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Book Report: Murder mystery, romance revolves in Amish community

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Forty years ago, when Amish families began buying up farms in western Wisconsin, my father wasn't too enthused. He owned a business on Main Street in Whitehall, and worried that the incursion of buggies, beards and black bonnets might hurt his business.

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I asked him what he had against these peaceable folk.

"Nothing really," he replied, "but all they'll buy on Main Street is salt and black thread."

Dad turned out to be wrong about that and before I knew it he was enamored with his new neighbors who bought special cigars at his restaurant and reminded him of the old days, when he was a kid.

When an Amish relative died in another part of the state, my father was glad to drive the mourners to the funeral because he liked to talk to them and try to figure out why they do what they do and why we, the "Englishers," don't do that anymore.

My father is long gone, but I know he'd enjoy a book I just received: "A Simple Winter," by Rosalind Lauer (Ballantine Books, $15, paper). Lauer now lives in Oregon, but grew up in Maryland and often visited Lancaster County, Pa., and became fascinated with Amish culture.

And so it happened that this former Simon and Schuster editor found a niche in the mystery market; an Amish niche.

"A Simple Winter" finds hip journalist Remy McCallister assigned to cover a story about the murder of an Amish couple in Lancaster County. She arrives in the tightly knit community and -- you guessed it -- falls in love with Adam King, the handsome son of the murdered Amish couple.

Adam left the fold to seek his fortune, but returned to Pennsylvania to look after his siblings in an extended version of the Amish rite of passage that allows them to wander in the fields of Englishers.

A romance blossoms, despite the differences in the two cultures (Remy's father is a rich man who has little time for his daughter because he's so busy marrying women). And therein lies the fascination of this book.

I thought I knew quite a bit about Amish ways, but it's obvious that Lauer knows more. She has a fine ear for dialogue, mixing German and English with a sure hand.

For that I say, "Denki" (thanks), for writing an engrossing tale and enlarging my appreciation of my father's "new" neighbors.

On the regional front, Minneapolis' Judith Yates Borger does for newspaper lore what White Bear Lake author Julie Kramer does for Television News.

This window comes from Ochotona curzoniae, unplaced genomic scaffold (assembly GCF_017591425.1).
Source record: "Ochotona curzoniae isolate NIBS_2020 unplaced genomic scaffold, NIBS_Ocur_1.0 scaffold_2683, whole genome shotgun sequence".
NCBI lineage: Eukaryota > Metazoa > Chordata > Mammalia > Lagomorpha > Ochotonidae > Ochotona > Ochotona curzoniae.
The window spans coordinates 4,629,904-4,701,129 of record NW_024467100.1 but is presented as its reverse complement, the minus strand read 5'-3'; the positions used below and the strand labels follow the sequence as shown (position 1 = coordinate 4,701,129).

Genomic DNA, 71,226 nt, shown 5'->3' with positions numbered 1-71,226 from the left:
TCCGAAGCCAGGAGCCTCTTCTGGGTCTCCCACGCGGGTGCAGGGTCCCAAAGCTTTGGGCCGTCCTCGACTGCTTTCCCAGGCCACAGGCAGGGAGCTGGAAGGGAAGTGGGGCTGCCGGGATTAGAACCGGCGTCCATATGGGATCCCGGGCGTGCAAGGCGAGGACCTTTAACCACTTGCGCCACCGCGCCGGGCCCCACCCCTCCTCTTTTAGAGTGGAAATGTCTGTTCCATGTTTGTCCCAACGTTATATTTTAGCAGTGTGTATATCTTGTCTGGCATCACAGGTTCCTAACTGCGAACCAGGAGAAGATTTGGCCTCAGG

Borger's new book, "Whose Hand?" (Nodin Press, $16.95 paper), finds her heroine Skeeter Hughes working for the Minneapolis Citizen. Skeeter explains how newspapering has drastically changed in the past few years:

@ti:"The folks at the top of the journalism food chain have been going through all kinds of contortions trying to stave off obsolescence. Hence, Thom (Skeeter's boss) became a team leader instead of an editor, even though the bulk of his time is spent editing.

"The rest of his time he's under tremendous pressure from managers above him and reporters below. Those on top want him to fill the paper every single day with interesting, informative stories that people will want to read. The people below him want to write those stories, but they usually want the time to do them well....That costs money the newspaper's shareholders don't have. To stanch the red ink, many papers have fired staff....some like our newspaper have filed for bankruptcy...."

@tl:So that's the situation Skeeter finds herself in. She has to produce or get laid off.

But then a story drops in her lap. An old duffer named BJ tells her that last fall he was fishing in Lake Harriet when he reeled in a person's hand.

Whose hand was it?

It'll be Skeeter's job to find out -- or lose her job.

Borger embellishes her story with all manner of local references: The Linden Hills neighborhood above Lake Harriet; Sebastian Joe's wonderful ice cream parlor; and, of course, the local newspaper, The Citizen, which is obviously the Minneapolis Star Tribune.

But you don't have to know much about Minneapolis to enjoy this crackling good story with a bizarre ending that will surprise the most jaded mystery reader.

Dave Wood is a past vice president of the National Book critics circle and former book review editor of the Minneapolis Star Tribune. Call him at 715-426-9554.

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